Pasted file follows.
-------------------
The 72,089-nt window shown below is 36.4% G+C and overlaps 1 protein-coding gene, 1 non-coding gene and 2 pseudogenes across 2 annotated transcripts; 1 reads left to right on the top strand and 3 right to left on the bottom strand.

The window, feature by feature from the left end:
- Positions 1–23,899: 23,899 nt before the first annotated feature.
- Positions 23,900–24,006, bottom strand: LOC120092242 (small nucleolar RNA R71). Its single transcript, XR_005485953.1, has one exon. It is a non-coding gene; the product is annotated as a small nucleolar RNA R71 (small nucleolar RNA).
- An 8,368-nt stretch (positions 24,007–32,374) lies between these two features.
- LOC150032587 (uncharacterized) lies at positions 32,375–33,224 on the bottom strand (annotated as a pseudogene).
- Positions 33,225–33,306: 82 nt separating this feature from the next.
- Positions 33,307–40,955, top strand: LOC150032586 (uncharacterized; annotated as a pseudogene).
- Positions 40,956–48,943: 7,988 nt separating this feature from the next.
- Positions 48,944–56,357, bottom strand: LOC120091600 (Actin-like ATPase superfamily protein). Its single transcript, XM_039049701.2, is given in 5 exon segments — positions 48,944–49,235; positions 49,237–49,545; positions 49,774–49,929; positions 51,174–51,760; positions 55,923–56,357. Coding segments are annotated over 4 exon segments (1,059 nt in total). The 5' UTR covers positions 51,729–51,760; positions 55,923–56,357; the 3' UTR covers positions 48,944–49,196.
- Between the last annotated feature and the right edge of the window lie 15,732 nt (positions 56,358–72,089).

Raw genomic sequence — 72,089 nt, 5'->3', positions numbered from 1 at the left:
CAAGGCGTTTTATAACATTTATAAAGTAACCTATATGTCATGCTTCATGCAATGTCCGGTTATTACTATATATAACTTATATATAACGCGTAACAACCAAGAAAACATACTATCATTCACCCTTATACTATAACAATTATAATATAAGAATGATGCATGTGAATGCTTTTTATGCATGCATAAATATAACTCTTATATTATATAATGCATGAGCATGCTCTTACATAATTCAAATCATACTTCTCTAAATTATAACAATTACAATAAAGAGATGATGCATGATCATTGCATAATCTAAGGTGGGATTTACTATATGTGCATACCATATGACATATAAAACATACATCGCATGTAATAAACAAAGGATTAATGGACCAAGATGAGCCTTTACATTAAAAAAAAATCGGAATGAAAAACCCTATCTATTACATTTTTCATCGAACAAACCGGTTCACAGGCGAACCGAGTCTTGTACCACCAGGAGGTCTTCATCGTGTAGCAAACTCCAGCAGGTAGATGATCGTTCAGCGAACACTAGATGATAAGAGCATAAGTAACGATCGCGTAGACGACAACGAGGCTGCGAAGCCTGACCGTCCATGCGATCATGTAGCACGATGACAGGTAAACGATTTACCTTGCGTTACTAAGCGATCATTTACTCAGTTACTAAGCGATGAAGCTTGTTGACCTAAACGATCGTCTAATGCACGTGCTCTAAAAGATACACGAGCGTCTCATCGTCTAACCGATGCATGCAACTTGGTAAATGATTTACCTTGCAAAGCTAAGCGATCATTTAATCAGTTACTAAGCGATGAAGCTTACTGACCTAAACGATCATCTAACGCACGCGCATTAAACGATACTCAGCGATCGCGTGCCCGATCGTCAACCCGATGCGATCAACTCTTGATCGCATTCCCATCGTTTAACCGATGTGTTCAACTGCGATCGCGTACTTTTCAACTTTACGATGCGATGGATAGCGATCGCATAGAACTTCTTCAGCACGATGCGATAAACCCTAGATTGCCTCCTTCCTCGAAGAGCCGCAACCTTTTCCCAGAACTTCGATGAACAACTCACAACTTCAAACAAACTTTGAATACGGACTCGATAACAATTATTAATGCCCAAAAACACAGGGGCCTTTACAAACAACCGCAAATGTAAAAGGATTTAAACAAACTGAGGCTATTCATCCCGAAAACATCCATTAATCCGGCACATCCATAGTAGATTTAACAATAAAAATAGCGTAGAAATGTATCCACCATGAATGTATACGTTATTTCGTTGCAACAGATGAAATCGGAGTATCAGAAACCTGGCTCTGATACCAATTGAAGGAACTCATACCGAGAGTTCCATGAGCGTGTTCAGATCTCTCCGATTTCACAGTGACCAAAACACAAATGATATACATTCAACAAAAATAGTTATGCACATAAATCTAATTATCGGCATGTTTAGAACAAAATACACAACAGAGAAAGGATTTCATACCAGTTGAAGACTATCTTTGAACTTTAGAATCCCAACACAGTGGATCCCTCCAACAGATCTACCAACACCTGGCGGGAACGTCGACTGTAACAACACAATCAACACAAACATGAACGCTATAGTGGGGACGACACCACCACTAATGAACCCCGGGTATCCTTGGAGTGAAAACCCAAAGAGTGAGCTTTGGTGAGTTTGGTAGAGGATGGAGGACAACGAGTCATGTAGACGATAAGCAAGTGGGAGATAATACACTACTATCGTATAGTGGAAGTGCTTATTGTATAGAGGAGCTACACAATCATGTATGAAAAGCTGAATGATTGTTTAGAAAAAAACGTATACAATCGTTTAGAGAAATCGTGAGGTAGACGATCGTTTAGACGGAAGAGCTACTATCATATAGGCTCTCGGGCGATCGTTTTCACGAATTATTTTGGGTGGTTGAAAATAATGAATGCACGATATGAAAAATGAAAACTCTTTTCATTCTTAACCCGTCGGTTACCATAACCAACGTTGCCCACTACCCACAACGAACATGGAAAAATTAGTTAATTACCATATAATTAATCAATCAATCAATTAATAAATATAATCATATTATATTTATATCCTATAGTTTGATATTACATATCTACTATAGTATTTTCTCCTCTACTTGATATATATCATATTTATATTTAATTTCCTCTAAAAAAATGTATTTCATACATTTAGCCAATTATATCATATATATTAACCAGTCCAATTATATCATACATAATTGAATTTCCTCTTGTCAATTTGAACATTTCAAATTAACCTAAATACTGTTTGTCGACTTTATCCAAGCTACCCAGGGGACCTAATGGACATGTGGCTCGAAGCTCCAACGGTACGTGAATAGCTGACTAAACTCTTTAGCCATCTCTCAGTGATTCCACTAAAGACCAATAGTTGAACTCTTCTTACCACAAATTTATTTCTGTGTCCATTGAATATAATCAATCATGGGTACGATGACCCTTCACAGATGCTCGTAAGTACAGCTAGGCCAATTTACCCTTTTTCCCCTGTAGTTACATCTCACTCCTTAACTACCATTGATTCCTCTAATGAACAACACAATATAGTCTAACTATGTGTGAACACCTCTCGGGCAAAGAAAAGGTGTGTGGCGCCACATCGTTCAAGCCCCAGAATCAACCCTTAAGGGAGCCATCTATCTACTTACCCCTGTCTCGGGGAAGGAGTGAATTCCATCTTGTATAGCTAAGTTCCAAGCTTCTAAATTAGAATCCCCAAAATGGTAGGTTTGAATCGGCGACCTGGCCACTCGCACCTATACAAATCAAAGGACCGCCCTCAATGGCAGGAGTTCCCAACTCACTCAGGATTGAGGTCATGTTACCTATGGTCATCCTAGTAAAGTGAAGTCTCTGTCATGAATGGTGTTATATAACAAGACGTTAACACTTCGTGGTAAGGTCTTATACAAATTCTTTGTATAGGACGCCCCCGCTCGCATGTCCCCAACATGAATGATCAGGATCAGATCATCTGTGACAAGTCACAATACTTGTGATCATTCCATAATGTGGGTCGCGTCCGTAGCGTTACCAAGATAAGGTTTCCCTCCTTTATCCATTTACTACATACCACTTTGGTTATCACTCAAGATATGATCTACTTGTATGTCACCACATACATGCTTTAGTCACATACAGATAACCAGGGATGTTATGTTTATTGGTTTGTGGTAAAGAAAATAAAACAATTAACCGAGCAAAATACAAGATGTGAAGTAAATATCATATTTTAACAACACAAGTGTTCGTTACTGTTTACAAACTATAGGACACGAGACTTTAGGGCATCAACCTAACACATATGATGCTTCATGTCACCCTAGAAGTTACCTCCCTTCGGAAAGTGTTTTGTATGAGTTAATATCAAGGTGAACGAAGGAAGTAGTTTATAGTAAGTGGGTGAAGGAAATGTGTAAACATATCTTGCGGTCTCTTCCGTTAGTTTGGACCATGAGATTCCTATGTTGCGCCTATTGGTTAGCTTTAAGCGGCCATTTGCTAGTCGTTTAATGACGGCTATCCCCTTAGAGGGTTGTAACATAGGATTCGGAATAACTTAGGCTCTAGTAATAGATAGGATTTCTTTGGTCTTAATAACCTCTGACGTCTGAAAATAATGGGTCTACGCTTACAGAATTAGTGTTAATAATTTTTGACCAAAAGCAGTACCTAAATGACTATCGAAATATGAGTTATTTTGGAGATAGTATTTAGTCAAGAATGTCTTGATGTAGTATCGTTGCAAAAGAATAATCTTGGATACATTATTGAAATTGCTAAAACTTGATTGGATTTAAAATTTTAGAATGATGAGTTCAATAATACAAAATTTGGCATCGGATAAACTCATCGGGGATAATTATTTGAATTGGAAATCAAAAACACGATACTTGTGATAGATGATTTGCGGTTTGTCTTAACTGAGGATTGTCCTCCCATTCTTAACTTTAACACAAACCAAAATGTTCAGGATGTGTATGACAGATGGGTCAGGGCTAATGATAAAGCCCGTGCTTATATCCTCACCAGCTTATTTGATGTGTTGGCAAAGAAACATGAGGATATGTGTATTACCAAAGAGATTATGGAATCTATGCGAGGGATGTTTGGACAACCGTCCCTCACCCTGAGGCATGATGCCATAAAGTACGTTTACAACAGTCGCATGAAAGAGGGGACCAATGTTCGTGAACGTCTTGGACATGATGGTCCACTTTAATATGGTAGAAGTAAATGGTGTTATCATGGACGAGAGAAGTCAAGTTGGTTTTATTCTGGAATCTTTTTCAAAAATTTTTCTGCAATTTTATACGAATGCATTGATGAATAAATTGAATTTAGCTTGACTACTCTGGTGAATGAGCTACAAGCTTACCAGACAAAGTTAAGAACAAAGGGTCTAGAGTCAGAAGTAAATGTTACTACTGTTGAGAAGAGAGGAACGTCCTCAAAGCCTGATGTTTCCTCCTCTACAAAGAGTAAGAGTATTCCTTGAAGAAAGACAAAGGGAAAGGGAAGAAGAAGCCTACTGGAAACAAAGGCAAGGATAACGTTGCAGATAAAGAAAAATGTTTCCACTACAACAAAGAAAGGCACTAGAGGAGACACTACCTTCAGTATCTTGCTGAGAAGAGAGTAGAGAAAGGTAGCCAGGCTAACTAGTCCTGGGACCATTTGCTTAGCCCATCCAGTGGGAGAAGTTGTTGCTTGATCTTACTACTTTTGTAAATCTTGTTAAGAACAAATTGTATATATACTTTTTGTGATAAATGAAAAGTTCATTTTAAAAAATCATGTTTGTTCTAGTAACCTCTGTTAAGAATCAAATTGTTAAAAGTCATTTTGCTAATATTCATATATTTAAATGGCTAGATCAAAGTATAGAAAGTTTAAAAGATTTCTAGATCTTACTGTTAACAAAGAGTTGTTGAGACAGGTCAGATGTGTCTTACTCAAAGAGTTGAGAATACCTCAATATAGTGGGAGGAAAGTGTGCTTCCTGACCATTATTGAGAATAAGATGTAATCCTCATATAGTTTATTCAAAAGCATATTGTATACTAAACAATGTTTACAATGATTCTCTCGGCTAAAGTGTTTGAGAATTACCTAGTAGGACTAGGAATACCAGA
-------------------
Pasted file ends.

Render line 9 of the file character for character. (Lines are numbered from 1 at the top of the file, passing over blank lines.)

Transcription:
- Positions 40,956–48,943: 7,988 nt separating this feature from the next.